Why Serious Marketers Aren’t Taking Snapchat Seriously, Yet

In my first “official” marketing job, I dealt a lot with branding. And print. We did brochures and collateral. There were events to host, conferences to attend and exhibition booths to use for conversion. And there was this largely irrelevant thing called “the website”.

But I had an inkling that there might be something to this internet lark, so I kept at it. I created campaigns that would start with an envelope delivered to a desk, would follow it up with an email message, exclusive code, some marketing information and an invitation to an exclusive event. Then the event itself was pure “money can’t buy” access to the best talent at our firm, thought leadership and good food and drink. I didn’t realise it at the time, but I was designing omni-channel experiences. And they were extraordinarily successful.

In fact, they blew everything else out of the water.

One of the reasons these program worked was because we could track marketing activation. We knew when invitations were delivered in person and via email. We knew when something was ignored. We followed up religiously. And we adjusted the program as we went. It was agile before “agile”. There was no name for this kind of marketing, because it was simply about paying attention. I was doing my job.

These days, marketers have forgotten what their job is. They seem to think it’s about content. Or about technology.

It’s neither of these things.

It is about paying attention – to your customers and to your business. You have to balance doing what’s right for your customers and doing what’s right for your business. Sometimes it is a fine line. Sometimes it’s obvious. And walking this fine line will help you make decisions about everything else – about the content you develop or amplify and the technology you use. After all, it’s no use having the best YouTube channel if your audience all live on Facebook. And you won’t have a job long if you spend all your budget on Snapchat ads when your buyers are all middle aged men in suits.

It’s the balance that’s importance – one eye on your boss, one eye on your customer. Respect for the company that pays you and respect for the person who pays your company.

And is with this simple focus that I can confidently look to Snapchat and know that there’s not much value there for most marketers, right now. As this infographic (via MarketingProfs) shows, there are some astounding “engagement” figures and certainly plenty of stickiness. But a decade of social media use has made us wary of the big numbers that sound as hollow as “reach and frequency”. And there is no reliable analytics platform that can provide anything more detailed than a “like” here or a message there.

That doesn’t mean that Snap won’t improve. But it’s a long way away from being a sophisticated digital platform for marketers. And while that one glad eye might be turned towards your audience, marketers will need to keep that serious eye on the stormy CEO who holds the marketing budget.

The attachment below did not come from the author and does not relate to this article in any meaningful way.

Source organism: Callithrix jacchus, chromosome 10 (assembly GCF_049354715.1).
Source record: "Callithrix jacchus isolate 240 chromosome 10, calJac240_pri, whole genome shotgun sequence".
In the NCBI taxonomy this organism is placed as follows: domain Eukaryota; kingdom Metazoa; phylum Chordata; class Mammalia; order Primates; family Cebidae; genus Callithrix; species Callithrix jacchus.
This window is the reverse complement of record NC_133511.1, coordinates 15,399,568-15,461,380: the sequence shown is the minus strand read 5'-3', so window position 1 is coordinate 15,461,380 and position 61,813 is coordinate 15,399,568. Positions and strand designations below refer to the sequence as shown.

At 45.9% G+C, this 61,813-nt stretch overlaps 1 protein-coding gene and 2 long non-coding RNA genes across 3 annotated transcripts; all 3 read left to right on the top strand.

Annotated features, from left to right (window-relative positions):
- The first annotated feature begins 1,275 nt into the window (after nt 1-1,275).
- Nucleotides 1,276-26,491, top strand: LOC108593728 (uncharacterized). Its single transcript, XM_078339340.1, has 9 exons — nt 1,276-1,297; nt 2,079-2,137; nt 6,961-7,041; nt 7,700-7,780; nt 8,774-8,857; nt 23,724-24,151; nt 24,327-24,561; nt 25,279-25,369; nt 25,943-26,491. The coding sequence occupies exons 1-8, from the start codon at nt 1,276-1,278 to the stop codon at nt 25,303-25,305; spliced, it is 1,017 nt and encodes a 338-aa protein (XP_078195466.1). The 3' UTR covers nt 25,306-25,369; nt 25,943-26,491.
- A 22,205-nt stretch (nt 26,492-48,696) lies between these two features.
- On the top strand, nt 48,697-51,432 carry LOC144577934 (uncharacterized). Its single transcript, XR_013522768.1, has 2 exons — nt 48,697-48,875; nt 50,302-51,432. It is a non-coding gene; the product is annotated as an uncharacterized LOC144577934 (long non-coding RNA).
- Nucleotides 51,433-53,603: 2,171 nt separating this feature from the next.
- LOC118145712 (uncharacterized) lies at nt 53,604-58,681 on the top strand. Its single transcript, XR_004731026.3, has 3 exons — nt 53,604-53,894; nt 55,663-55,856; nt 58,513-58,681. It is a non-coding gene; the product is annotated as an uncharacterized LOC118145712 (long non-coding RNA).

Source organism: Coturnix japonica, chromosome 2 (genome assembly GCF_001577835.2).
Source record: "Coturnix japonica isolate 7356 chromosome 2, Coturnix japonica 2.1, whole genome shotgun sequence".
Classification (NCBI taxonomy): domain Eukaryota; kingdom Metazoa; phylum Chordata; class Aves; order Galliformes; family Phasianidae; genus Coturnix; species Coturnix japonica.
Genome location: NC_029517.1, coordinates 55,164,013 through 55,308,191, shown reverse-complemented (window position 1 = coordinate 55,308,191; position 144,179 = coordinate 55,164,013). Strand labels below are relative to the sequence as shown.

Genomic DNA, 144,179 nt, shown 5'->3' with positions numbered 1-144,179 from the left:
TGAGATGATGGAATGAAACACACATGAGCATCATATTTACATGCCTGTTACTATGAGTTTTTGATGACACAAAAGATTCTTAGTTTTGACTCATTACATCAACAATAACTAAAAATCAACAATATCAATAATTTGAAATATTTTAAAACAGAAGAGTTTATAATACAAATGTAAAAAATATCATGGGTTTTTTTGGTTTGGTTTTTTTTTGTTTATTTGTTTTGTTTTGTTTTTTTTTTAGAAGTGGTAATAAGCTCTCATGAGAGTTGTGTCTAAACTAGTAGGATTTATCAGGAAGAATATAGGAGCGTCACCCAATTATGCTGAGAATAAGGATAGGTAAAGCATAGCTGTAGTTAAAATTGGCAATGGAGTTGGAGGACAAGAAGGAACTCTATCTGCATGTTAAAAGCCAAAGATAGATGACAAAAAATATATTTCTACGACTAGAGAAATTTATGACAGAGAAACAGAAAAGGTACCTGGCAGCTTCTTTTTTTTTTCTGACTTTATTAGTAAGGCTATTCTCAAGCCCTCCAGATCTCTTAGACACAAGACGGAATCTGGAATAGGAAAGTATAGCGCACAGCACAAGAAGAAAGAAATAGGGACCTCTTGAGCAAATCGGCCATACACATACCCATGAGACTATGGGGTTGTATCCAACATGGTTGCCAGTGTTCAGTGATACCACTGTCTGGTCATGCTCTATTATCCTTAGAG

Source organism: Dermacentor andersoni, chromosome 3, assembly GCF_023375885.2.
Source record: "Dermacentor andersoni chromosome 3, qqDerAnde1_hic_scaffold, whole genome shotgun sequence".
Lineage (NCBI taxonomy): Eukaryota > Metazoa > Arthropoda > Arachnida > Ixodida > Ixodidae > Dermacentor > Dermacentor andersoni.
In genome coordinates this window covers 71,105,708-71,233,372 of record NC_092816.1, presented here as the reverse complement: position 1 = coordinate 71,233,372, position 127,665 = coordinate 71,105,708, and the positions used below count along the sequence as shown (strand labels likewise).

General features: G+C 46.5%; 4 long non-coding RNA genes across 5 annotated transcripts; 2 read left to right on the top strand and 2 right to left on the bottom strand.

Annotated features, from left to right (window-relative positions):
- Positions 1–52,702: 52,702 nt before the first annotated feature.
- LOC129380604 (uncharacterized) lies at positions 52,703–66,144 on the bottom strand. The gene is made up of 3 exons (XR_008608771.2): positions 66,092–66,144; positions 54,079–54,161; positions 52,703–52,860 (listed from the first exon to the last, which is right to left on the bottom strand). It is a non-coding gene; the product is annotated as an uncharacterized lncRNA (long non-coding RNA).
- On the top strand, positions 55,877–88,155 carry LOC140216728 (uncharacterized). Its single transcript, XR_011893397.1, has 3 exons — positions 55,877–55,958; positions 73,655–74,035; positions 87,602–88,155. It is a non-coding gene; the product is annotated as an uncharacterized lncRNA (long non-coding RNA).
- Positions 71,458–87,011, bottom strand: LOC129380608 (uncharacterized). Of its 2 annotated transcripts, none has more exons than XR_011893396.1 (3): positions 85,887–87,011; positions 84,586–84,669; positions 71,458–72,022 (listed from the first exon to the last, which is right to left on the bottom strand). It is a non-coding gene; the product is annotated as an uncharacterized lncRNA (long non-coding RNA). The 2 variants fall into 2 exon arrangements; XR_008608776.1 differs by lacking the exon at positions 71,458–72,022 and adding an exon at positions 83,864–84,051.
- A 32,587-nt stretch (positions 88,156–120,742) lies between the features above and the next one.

Disrupting Banking? It happened in a snap

When we think of banking, as consumers we rarely think of the complex mechanisms behind the scenes. We just think of our financial institutions as very large, powerful brands – rather than individual businesses that focus on deposits, investments, mortgages and loans, payments and clearing, risk management and insurance, broking etc. But the reality is far more complicated.

Even within one area – like payments and clearing for example – there are several different dedicated systems. From cash to cheques, direct entry and EFTPOS to BPAY and credit cards and beyond, these systems ensure that our economy ticks over day-in, day-out. And while the banking system – especially in Australia – is highly regulated, we have seen a great deal of disruptive activity taking place over the last couple of years. Innovators like eBay and its flagship PayPal have had their eye on the lucrative payments prize for some time. And with the iPhone 6, Apple is moving into the space with its Pay product.

And now, Snapchat – the massive online messaging service that turned down Facebook’s $3 billion acquisition offer – has stepped into the contest, partnering with payments innovator, Square, allowing Snapchat members to pay another member by sending a message with a dollar amount (eg $19.50). Called Snapcash it takes online payments to a whole new level, bypassing banks altogether.

Currently only open to Snapchatters in the USA, it requires that the member have a debit card and be over 18 years of age.

It’s an audacious move. And one that is bound to be rolled out to other countries in the near term.

But more than that – its a warning to all slow-acting executives – especially in countries like Australia where the pace of digital transformation has been abysmally slow. A recent report by Frost and Sullivan calls out Australian executives as some of the most digitally complacent in the world, leaving plenty of opportunity for smaller, more nimble innovators to sweep up market share faster than you can say Bankcard.

Looking more closely at the financial services sector, however, I see a much graver issue. Take a look at the launch announcement. Look at how it was amplified. Look at the production and messaging. And then think about who it targets and where their financial allegiances lie.

If the Boards of Australian banks are not rethinking their strategies, then the problem runs far deeper – and change will come faster than we (or they) could possibly imagine. In fact, it could happen in a snap.